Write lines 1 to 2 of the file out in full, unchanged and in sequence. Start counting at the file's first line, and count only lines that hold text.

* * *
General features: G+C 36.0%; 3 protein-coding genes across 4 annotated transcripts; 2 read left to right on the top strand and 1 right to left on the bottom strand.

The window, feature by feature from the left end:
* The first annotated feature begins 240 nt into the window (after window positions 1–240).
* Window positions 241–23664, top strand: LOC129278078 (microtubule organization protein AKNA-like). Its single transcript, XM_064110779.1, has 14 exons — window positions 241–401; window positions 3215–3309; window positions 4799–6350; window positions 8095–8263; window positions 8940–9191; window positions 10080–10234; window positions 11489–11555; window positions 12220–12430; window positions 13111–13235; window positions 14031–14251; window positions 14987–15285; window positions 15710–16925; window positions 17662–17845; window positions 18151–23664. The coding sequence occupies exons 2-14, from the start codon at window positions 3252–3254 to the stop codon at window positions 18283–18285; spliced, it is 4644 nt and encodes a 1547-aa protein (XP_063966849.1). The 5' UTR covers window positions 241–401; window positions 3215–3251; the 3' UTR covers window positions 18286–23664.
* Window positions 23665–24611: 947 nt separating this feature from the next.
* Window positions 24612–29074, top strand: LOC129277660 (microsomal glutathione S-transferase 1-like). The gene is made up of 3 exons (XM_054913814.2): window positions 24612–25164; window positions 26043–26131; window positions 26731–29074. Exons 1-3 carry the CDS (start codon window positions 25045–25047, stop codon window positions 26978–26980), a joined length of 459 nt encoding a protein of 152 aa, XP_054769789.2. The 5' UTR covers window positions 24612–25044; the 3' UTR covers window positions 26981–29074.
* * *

General features: G+C 36.0%; 3 protein-coding genes across 4 annotated transcripts; 2 read left to right on the top strand and 1 right to left on the bottom strand.

The window, feature by feature from the left end: